Thousands of high street chemists are to be told they may be allowed to sell the morning-after pill without a prescription to girls under 16.
The Royal Pharmaceutical Society (RPS) said last night that the controversial guidance issued by the Department of Health (DoH) last week, which said girls under 16 should have access to confidential advice on contraception or having an abortion without parental consent, could also apply to the supply of over-the-counter emergency contraception.
The RPS, the regulatory body for Britain's community pharmacists, said that it would issue revised guidance in the autumn to pharmacists drawing on the department's advice last week, which infuriated anti-abortion groups.
It was thought that it would be illegal to sell the morning-after pill as an over-the-counter medicine to girls under the legal age of consent at 16.
The ministerial guidance to doctors last week reinforced the so-called Gillick judgment in the House of Lords in 1986 which allowed contraceptive advice to be given without parental consent, provided it was on the basis of informed choice, by a doctor discussing the clinical implications with the patient. For the first time, the guidance last week made it clear that the judgment also applied to abortions.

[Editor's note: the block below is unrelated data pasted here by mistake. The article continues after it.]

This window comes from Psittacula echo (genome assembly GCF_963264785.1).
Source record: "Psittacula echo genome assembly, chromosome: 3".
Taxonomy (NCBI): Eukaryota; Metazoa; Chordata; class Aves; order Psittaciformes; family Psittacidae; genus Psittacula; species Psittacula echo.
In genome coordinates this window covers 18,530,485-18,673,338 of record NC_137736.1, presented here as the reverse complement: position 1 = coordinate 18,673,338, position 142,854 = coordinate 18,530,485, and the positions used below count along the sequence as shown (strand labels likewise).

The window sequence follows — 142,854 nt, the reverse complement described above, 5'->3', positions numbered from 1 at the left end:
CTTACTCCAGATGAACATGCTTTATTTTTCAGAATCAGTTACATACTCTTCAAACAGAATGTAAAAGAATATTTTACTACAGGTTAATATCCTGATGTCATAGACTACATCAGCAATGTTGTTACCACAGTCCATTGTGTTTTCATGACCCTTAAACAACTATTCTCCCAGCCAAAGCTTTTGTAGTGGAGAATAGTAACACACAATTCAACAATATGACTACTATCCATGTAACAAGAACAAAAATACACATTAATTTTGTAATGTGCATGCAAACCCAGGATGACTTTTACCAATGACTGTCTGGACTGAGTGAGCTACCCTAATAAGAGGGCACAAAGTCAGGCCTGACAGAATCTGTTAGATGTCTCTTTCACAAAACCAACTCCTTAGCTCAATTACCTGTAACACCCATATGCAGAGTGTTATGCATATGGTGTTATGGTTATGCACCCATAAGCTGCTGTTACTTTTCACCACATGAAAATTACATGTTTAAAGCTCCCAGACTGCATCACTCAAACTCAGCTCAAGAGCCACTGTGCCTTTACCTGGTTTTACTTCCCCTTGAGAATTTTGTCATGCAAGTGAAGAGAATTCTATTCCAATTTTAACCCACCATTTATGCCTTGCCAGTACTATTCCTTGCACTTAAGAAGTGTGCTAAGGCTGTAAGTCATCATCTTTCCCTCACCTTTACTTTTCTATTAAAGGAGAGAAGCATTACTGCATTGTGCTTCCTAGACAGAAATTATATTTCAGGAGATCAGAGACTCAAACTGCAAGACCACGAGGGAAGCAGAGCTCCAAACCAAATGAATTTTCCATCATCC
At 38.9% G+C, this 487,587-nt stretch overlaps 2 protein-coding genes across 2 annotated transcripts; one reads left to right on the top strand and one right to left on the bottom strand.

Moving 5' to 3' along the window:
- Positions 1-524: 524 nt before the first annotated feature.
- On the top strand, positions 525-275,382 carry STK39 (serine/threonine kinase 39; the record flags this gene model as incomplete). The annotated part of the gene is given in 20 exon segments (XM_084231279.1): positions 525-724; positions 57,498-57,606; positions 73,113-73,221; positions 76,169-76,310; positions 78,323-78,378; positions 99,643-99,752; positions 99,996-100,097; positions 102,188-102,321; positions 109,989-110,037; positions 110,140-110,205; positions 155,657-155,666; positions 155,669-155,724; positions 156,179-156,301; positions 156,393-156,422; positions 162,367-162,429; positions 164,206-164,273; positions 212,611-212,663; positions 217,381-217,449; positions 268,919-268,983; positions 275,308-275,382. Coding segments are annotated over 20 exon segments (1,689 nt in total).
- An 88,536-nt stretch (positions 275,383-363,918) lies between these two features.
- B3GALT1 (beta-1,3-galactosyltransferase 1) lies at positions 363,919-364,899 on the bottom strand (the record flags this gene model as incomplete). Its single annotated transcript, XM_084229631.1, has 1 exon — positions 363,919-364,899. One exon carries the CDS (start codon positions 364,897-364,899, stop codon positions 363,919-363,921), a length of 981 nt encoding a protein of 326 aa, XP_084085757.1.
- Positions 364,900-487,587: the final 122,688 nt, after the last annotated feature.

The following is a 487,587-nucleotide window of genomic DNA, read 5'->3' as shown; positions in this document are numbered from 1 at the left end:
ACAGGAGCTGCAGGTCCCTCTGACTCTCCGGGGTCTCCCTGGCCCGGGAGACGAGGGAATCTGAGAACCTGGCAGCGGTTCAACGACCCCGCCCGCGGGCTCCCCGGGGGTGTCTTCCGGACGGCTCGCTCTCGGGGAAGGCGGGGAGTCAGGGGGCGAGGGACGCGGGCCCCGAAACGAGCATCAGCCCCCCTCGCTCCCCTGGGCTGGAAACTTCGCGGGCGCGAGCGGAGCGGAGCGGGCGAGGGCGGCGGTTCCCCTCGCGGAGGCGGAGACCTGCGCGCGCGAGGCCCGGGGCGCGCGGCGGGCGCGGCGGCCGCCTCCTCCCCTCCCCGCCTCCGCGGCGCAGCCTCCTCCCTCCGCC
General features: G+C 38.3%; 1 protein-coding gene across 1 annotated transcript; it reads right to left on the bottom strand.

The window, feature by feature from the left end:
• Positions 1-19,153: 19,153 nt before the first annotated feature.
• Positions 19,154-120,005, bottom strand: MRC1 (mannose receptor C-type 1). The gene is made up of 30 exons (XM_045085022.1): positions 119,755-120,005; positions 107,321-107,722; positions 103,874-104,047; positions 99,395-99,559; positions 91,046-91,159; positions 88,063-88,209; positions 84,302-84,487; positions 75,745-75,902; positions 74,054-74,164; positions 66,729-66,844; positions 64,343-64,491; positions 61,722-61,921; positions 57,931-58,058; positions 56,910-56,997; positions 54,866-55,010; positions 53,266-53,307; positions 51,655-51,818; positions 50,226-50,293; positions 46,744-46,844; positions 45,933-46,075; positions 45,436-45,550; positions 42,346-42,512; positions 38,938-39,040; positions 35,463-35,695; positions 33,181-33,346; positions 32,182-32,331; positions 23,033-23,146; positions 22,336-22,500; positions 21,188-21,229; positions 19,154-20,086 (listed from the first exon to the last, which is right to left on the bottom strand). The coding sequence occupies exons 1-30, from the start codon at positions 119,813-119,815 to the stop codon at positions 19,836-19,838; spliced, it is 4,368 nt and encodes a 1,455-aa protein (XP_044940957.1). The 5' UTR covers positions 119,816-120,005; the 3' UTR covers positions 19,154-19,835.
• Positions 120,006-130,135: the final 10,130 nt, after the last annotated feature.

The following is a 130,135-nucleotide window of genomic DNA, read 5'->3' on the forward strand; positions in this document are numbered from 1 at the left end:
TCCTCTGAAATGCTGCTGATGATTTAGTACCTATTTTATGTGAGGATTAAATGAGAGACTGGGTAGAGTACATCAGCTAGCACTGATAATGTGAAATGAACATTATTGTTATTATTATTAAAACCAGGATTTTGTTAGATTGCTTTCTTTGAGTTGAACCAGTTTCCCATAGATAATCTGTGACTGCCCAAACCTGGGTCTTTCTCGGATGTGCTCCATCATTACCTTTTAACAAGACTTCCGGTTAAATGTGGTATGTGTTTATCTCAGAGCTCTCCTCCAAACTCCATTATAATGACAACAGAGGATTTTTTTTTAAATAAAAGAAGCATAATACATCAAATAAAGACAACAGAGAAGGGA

"Pharmacists have a duty to the care of patients of all ages, and there is an ability to provide contraception services to under- 16s following the Gillick guidelines and the guidelines [by the DoH] which reinforce that," said an RPS spokesman. Pharmacists also face a dilemma because the morning-after pill is only effective if it is taken within 72 hours of unprotected sex. Within a year of the morning-after pill being legalised as an over-the-counter medicine in three inner-city pilot areas, it was found that 4 per cent of users were girls under 16.
"It is a grey area," the spokesman said.
Ministers are to be pressed by a senior Labour MP to clarify the law. Howard Stoate, Labour chairman of the all-party parliamentary pharmacy group, said that the current law on the morning-after pill needed clarifying to ensure that girls facing an unwanted pregnancy could also obtain emergency contraception.
General practitioners are permitted to prescribe the morning-after pill to girls under 16 but the licence for the sale of the drug over the counter in community pharmacists is restricted to girls and women of 16 and over.
"I am saying it is illogical and I will be asking ministers to review the law," Mr Stoate said. "You cannot get the morning-after pill under the age of 16 from the chemist over the counter, but if you go to your GP you can get a prescription for it.
"I have accused the makers of wimping out by restricting their licence."
The drug may be legally prescribe to girls under 16 in pilot areas where the Government has extended prescribing to community pharmacists.
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